Ed Vasicek's Site
Government, Right and Wrong, and the Justice of God
by Ed Vasicek
I thought the cartoon interesting: a man was phoning his pastor during a crisis. With a fraught look, the man asks the minister: "My wife has left me, my kids are on drugs, and my life is falling apart. Can you explain to me the difference between amillennialism, postmillennialism, and premillennialism?"
At that moment, why would someone worry about end-time events? (Okay, maybe I could see asking about the rapture as a hope of escape.) That was the point of the comic: some things that people heatedly debate mean little during a crisis. But that does not mean we can just write off the importance of correct beliefs. Proper theology is relevant to our personal lives and to our society.
For example, because many Catholics, some of the Reformers, and many of the Puritans did not agree with our perspective of end-time events, some assumed the church had the right to oversee government. They believed that the church is now experiencing the Millennium and that the church reigns in Christ's stead. Hence the intense power of the Pope in the Middle Ages and the burning of witches in Massachusetts. Thousands upon thousands have died because of this theological belief.
Close to home, religious people debate over the death penalty, ordination of homosexuals, pacifism, politics, abortion, genetic engineering, and a thousand other issues that relate directly to our lives and society. Most of these issues are debated because of theological differences between debaters.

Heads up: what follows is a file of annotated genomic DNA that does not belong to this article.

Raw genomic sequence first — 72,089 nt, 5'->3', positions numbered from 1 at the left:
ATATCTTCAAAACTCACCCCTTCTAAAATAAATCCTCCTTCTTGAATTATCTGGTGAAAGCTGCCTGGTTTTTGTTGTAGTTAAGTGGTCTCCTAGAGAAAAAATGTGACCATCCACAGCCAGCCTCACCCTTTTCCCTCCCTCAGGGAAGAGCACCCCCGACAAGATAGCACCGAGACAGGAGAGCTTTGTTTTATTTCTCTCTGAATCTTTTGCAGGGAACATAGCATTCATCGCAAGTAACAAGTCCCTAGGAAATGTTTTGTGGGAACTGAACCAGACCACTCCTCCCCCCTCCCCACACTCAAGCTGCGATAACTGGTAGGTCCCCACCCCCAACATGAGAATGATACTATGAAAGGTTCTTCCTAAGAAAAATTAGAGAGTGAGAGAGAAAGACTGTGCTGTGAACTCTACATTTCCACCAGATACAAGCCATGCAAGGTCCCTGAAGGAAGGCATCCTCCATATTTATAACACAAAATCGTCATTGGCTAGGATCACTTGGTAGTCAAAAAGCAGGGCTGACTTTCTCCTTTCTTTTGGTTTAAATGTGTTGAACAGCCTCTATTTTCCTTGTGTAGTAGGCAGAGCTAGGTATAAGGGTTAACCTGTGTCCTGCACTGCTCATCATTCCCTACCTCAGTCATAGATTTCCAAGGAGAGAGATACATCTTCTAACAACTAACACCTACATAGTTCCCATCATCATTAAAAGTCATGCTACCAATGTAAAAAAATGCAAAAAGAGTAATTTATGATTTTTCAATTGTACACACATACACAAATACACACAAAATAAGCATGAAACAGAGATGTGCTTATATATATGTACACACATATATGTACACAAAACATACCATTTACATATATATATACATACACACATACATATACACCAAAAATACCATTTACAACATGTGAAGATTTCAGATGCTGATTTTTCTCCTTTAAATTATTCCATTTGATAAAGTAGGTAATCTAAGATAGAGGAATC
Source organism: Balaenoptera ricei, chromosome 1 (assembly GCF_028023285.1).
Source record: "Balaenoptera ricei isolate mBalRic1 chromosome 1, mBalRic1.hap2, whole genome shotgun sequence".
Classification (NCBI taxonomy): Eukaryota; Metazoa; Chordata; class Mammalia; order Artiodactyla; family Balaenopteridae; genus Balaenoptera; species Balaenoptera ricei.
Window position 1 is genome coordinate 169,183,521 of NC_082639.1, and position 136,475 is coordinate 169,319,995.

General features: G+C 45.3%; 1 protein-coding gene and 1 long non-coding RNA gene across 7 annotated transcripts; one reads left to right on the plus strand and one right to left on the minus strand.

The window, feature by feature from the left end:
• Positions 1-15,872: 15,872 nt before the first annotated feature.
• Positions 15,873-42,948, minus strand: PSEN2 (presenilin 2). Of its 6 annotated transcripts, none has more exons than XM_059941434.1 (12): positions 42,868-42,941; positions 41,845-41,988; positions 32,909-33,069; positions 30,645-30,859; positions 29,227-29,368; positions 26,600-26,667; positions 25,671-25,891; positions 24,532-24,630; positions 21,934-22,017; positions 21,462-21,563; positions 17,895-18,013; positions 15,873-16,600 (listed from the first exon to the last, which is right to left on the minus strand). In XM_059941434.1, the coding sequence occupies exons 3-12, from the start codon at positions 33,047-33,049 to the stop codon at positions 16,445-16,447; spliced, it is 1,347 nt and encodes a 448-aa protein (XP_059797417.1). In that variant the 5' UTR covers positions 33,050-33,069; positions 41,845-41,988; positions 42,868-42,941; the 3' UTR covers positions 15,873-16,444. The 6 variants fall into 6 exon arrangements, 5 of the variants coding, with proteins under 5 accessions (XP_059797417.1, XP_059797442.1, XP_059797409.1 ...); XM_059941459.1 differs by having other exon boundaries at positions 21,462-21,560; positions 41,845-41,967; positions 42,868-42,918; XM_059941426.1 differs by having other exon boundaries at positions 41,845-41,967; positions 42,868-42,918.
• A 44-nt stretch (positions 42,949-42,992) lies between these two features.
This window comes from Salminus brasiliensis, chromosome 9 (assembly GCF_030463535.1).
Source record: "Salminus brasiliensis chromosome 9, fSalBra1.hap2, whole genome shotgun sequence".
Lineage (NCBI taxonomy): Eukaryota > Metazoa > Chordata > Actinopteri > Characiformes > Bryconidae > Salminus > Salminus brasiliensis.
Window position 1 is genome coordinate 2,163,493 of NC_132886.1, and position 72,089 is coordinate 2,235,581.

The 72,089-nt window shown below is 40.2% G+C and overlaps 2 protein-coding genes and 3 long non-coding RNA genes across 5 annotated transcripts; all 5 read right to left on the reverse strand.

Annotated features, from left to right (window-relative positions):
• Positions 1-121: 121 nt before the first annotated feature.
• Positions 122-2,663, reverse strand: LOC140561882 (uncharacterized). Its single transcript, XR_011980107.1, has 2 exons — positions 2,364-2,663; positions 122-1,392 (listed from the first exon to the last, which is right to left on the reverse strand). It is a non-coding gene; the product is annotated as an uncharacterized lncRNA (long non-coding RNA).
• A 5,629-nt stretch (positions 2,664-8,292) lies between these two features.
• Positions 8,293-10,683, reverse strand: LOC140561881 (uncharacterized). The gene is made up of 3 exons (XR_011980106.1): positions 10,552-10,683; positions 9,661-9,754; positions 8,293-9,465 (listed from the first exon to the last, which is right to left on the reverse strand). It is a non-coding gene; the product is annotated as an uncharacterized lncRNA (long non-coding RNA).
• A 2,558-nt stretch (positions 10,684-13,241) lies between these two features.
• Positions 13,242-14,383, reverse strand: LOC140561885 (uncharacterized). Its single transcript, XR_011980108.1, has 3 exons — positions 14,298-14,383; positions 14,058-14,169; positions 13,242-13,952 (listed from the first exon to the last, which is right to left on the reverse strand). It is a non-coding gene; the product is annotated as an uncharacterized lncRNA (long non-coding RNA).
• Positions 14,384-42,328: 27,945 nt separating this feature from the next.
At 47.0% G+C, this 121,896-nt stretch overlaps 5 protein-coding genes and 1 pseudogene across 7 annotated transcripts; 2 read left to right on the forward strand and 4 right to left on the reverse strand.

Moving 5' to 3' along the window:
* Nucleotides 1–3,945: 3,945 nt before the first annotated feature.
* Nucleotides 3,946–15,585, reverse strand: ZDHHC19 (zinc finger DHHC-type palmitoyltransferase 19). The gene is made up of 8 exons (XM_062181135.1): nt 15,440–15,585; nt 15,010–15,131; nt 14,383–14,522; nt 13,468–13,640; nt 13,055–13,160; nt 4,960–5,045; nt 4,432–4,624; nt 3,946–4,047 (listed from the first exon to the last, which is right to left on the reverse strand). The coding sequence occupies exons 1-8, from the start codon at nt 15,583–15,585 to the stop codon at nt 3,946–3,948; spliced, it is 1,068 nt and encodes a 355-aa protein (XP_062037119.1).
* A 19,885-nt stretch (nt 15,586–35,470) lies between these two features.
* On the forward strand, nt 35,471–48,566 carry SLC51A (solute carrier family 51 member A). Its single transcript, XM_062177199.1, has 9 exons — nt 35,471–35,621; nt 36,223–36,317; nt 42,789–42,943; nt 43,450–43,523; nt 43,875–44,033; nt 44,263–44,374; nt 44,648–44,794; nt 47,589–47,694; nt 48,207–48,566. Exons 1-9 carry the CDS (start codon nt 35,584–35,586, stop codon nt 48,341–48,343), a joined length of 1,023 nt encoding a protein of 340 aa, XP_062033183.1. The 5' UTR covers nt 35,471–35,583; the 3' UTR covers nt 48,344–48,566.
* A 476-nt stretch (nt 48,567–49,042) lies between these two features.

Who cares what God is really like, as long as we believe there is one God? Right? Wrong! What we believe about God is more than just a technical matter. Logically, our entire world view, including our perspective about right and wrong, firmness and grace, punishment or pardon, and even salvation flow from what we believe God to be like. Such is especially true with God's qualities of holiness, justice, and love.
Liberal theologians pave the way for social liberalism. In liberal theology, God is PRIMARILY a God of love. Some even go so far as to say the God of the Old Testament is a God of justice and holiness; they say Jesus came to change the popular view of God (as though the Old Testament was misleading) to that of a benevolent, tolerant deity. Those who emphasize God's love and either minimize or deny his holiness and justice come out with a "Christianity" that is very different from those of us who believe that holiness is his central attribute.
If God's holiness is only a minor issue, then the God of love certainly would not keep anyone out of heaven. If not benevolently allowing all into heaven, he would perhaps deny only the particularly evil access to paradise. But then again, "How could a God of love send anyone to hell?" If God is a God of love ONLY, He would not send anyone to hell. If "God doesn't send anyone to hell, people send themselves" is the answer, then you must insist that God cannot undo what people have done. You now have a God who is a weakling. Of course, the reason God sends people to hell is because God is holy and just.
The case is strong that God's central attribute is his holiness. He is above all, unique and separate from his creation. He is sinless, without flaw. The Bible says, "God is light," and "light" is the chosen imagery of holiness. The seraphim and cherubim cry out, "Holy, Holy, Holy" (Isaiah 6 and Revelation 4), not "Loving, Loving, Loving." The Third Person of the Trinity is the HOLY Spirit, not the Loving Spirit (though He is that, too). A concordance study might convince you that God's holiness is an attribute to be reckoned with.